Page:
After a stupendous upmove for the last few months, gold is becoming increasingly rangebound as traders look cautiously at global developments.
Gold spot in dollar terms slumped towards $14,80 an ounce level in reaction to the US Fed's monetary policy decision earlier this month but bounced back to $1,535 as global growth and trade worries intensified. Failure to sustain above $1,530, however, led to a correction back till $1,500.
While price moves have failed to impress, there are reasons for upward momentum to continue. Global growth continues to slow down, trade tensions are far from over, central banks are taking monetary and fiscal measures to boost growth, geopolitical tensions are high, while ETF money continues to flow in.
We are seeing measured reaction as market players question sustainability of these factors. In the near-term, focus is on possibility of a US-China trade deal. Gold price fell on September 25 as US President Donald Trump said there was a good chance a deal may be reached. It came after Trump blamed China for unfair trade practices at the UN General Assembly.
Officials of the two countries are expected to meet in early October. While expectations of an early deal are low, any progress may be enough to revive risk sentiment and tamper gold’s safe haven demand.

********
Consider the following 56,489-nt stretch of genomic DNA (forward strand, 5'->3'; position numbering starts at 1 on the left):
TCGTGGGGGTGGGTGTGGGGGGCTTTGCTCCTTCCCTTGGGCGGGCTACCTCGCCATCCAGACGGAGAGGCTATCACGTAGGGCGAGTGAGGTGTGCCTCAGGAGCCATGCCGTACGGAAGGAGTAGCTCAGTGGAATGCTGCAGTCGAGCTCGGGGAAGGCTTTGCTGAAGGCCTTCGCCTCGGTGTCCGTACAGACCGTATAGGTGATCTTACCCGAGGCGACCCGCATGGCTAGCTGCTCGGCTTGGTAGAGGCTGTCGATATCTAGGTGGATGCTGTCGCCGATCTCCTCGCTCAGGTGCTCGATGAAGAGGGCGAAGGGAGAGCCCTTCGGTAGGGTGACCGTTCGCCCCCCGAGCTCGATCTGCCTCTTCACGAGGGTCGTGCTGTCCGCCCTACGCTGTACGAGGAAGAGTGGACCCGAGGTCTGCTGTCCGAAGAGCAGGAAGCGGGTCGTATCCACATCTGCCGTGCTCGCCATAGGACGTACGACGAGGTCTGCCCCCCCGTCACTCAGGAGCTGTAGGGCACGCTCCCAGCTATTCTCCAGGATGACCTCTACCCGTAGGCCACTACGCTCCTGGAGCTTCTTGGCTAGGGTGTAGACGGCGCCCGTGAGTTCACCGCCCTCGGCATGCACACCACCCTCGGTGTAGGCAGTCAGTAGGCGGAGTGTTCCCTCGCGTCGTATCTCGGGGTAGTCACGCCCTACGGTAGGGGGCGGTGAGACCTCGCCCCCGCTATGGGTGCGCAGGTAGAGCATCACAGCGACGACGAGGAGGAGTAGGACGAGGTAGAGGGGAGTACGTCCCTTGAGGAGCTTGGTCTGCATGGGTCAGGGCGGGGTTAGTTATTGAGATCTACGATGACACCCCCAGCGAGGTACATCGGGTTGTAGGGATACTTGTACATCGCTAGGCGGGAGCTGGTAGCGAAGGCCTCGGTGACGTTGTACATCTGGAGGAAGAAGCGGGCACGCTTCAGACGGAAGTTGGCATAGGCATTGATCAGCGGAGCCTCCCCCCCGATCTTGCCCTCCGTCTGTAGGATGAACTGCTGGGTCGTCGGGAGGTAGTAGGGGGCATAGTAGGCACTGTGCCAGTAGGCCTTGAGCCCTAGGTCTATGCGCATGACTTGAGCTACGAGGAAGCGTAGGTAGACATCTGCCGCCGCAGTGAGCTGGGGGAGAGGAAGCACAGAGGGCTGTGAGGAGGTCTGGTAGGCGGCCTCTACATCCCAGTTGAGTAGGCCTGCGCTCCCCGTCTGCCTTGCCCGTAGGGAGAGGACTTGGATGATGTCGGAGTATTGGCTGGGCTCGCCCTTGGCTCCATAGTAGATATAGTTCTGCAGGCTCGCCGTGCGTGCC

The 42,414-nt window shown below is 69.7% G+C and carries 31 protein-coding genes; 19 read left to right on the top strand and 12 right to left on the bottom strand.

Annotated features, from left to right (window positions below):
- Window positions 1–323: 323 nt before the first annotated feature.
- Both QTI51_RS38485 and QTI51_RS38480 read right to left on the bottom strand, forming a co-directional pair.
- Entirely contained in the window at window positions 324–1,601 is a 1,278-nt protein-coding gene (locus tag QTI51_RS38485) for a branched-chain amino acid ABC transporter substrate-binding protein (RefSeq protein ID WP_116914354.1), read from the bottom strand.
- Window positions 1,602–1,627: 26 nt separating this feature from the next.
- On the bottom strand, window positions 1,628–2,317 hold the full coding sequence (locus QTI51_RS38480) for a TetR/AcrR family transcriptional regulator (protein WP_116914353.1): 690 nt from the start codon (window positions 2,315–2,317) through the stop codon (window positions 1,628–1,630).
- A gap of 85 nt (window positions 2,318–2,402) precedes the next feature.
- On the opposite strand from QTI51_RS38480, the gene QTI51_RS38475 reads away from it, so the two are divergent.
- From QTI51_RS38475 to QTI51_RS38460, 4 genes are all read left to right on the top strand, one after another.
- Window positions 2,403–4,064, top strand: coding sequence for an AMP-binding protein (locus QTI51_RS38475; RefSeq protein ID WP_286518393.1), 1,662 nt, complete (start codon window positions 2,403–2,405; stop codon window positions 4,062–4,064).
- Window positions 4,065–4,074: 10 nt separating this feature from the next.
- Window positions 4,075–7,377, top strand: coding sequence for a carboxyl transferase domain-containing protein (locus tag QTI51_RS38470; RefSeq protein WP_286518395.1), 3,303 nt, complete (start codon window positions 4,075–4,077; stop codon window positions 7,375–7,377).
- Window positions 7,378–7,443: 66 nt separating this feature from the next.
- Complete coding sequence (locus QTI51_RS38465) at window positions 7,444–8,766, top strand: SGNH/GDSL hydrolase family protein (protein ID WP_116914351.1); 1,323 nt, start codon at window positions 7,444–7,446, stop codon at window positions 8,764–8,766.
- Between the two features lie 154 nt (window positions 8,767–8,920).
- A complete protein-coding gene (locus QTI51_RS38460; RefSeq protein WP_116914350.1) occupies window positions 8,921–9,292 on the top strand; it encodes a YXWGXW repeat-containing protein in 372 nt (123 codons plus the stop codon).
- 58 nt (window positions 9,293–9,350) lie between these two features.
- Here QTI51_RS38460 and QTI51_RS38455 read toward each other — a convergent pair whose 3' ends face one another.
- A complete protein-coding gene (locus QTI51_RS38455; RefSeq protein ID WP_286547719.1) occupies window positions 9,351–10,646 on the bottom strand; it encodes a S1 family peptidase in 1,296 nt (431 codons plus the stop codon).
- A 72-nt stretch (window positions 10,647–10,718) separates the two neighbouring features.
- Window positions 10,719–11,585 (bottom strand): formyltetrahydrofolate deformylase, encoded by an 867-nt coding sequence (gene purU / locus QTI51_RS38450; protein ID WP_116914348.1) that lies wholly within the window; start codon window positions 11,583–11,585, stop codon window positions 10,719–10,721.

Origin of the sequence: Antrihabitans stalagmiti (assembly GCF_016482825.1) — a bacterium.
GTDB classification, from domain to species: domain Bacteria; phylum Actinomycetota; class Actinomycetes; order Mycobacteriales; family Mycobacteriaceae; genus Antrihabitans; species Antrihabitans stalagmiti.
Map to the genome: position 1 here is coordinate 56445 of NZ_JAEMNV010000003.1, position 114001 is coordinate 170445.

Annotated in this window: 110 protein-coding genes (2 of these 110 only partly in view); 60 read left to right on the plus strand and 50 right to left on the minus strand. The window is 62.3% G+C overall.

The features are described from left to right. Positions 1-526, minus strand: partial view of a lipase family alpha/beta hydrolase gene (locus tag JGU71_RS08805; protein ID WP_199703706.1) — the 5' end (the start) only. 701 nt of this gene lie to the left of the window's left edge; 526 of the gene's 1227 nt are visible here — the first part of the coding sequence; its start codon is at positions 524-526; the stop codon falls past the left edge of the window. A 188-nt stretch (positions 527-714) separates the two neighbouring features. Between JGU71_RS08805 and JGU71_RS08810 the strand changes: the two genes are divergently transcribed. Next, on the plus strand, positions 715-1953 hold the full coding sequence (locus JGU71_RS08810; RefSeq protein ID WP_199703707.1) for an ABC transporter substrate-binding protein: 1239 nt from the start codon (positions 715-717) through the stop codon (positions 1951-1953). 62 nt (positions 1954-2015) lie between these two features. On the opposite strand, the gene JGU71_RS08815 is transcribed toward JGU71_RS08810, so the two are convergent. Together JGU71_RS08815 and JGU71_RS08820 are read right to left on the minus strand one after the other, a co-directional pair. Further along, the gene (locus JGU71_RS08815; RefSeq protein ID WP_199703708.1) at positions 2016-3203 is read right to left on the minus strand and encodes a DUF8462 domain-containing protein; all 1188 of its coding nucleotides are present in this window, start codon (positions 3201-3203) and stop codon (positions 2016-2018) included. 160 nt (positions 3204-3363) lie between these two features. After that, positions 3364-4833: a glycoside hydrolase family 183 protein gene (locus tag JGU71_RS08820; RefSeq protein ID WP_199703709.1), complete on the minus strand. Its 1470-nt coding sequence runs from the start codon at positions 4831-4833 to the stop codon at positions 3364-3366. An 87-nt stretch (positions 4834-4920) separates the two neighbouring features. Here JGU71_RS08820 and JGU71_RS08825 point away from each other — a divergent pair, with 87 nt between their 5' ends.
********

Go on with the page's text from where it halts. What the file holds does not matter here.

Geopolitical tensions are high since the attack on Saudi oil facilities on September 14. The US, Saudi Arabia and European leaders have blamed Iran for the drone strikes, fuelling concerns of a retaliatory action. However, the US and Iran have not ruled out a diplomatic solution and this has pushed market players on sidelines.
Gold rose briefly as political tensions rose in the US after the US House of Representatives launched a formal impeachment inquiry against Trump, accusing him of seeking foreign help to smear Democratic rival Joe Biden ahead of the next year's election. The gains, however, did not sustain.
In the UK, the Supreme Court ruled that Prime Minister Boris Johnson acted unlawfully when he suspended parliament for five weeks. The latest development added to uncertainty days ahead of the October 31 Brexit deadline. UK concerns pushed the US dollar higher against the British Pound, hence we failed to see gains in gold.
ETF investors continue to remain net buyers, however, inflows have become price sensitive. Gold holdings with SPDR gold trust rose by 16.4 tonnes on September 25 to 924.93 tonnes, highest since November 2016. This was the biggest one-day inflow since June and buying interest emerged as price dropped towards $1,500.
Courtesy - moneycontrol.com